If we had to do this again, I would have set fewer miles per day and gone an extra day or two.  I think this would allow us to explore more and take our time.  Hubby thinks we just would have slept in more and not taken advantage of the extra time.  Maybe he’s right.  After 5 days of driving, I’m really short-tempered and cranky.  Hope we can make it one more day.

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Caroline’s Blankie

Another full day of driving took us across the state of Iowa and Illinois for 530 miles.  Iowa is mostly rolling green hills (not flat like Wyoming & Nebraska).  Once we hit the Chicago suburbs, driving the big yellow truck became a bit harried as Hubby had to maneuver the hulking monster through traffic and a maze of a construction zone.  It was then that Hubby decided he didn’t want to live in Chicagoland.

Here in Chicago, we are staying with my friends Pam and Sam Schapmann and their four kids, Nathaniel (14), Elizabeth (11), Caroline (7), and Joshua (6 months).  Pam was my roommate my second year in China.  I was a bridesmaid at their wedding and I’ve watched their kids grow.  It’s been about 6 years since I last saw the Schapmanns, however, and they welcomed me and Hubby like long lost relatives.  They fed us Chicago-style deep dish pizza.  It was then that Hubby decided he could live in Chicagoland.  

Elizabeth, Caroline, Pam, Baby Joshua, Nathaniel, and Sabina

Elizabeth, Caroline, Pam, Baby Joshua, Nathaniel, and Sabina

 

 

We had a long discussion about baby blankets.  I did not have an attachment to a baby blanket, but Hubby did.  His mother saved what was left of his baby blanket–nothing but the silk border, which is frayed and yellowed with age and now hermetically sealed in a ziploc bag.  Evidently, all three of the boys in Hubby’s family had well-loved baby blankies and the nostalgia for them run so deep that my 37-year-old husband was horrified by the thought of his baby blankie being thrown out.  It’s a good thing his mother saved it.

I must admit that I cannot relate this this kind of attachment to an inanimate childhood object.  The Schapmanns’ third child,

Caroline and her blankie

Caroline and her blankie

 Caroline, introduced us to her blanket, a Pooh Bear blanket with a section that has been so loved that the fleece has been rubbed out completely.  Caroline uses her blankie to create cloth sculptures and to talk.  She even uses the blankie kiss people.  Hubby says she’s using it to express emotion that she’s not ready to express herself.  Hmm, that’s deep.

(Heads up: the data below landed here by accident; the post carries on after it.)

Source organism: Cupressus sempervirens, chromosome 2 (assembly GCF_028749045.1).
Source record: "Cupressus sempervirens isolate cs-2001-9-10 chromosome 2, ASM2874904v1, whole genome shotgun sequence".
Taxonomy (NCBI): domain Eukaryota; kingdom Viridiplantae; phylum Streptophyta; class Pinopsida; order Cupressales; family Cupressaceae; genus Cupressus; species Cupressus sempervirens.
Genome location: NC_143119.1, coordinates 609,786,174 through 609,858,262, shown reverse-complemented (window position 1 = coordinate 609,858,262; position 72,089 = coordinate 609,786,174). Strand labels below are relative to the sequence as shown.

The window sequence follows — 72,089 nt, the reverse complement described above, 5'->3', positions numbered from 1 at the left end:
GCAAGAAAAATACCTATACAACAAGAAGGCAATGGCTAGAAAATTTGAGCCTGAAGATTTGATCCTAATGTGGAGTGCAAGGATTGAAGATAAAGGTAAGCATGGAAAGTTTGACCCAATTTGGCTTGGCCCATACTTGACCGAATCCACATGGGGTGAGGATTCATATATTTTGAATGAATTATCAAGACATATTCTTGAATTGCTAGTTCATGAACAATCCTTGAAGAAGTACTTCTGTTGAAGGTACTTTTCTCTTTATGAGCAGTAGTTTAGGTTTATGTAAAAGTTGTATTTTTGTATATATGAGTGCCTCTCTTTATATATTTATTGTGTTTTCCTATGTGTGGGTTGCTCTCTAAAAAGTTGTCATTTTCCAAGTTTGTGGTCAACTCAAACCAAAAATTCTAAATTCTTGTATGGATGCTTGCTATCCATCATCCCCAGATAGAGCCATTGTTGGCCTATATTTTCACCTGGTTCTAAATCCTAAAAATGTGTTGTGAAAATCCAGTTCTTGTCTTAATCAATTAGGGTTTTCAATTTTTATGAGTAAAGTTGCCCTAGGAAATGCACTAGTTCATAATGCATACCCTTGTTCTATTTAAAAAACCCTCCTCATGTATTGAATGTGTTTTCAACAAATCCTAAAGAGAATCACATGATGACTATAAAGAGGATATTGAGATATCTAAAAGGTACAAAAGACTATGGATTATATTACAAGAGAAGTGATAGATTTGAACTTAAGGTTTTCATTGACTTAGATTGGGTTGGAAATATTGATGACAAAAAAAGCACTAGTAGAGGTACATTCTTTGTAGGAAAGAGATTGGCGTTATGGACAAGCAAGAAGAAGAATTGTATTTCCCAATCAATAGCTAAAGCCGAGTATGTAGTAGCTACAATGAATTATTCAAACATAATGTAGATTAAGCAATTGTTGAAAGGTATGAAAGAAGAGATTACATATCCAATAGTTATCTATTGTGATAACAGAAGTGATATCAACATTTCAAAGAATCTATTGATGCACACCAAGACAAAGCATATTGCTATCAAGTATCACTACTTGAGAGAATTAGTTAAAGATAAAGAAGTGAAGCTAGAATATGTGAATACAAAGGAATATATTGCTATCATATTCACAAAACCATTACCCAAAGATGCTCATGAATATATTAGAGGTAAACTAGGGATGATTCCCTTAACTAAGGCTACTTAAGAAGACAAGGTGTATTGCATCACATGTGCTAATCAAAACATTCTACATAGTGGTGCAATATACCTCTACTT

I think of Pam as a very practical mother, but she says there’s no way she’d be able to throw out Caroline’s blankie once it becomes nothing but the lining.  There would be no choice about it, she said.  Her two older children did not take to blankies when they were babies, but Caroline will not be parted with hers.  In some ways, the blankie is like a substitute mother, offering comfort to her when her own mother can’t always be there.  

What would Freud have to say about the blankie?

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Visiting the Roeloffs

Day 3 of our transcontinental sojourn took us 480 miles across the state of Nebraska to the city of Lincoln, where we are staying with my friends Teresa and Ken Roeloffs and their two kids, Joshua & Hannah.  The drive across Nebraska was green and flat, with miles of fields that go on forever.  There was one rainstorm and some strong winds along the mostly very straight, flat highway.

I know Teresa & Ken from my days at Peninsula Bible Church in Cupertino, California.  Ken is a California boy and we were both in a group called 20-something.  Teresa is from Iowa and she came out to California as a nanny in the early 1990’s, where she met Ken.  Their wedding was in Sioux Falls, South Dakota, and I was fortunate enough to be able to attend.  I happened to be in Iowa City for a writers’ conference the week before the wedding, so I hopped in a rental car and drove across Iowa.  It was a beautiful wedding.  Everyone was blond and sang.

Teresa is the sweetest person you will ever meet and she welcomed us with open arms and a great meal of pastas & ice cream. Hubby played foosball with Joshua, who is a computer genius and easily connected our computers to their wifi system after Hubby had struggled for a few minutes.  Hannah looks like her mom and accompanied us for a walk around the block while the family cat followed.  The cat must think it’s a dog.  Ken, who is a pastor here in Lincoln, was officiating at a wedding and arrived home later, where he happily opened a beer with Hubby.  (I always think it’s a good sign when a pastor has an occasional beer with friends.)  Ken was educated as a civil engineer before going to seminary to become a pastor.  Hubby was fascinated by his combination of geek and people skills.  It’s a rare combination.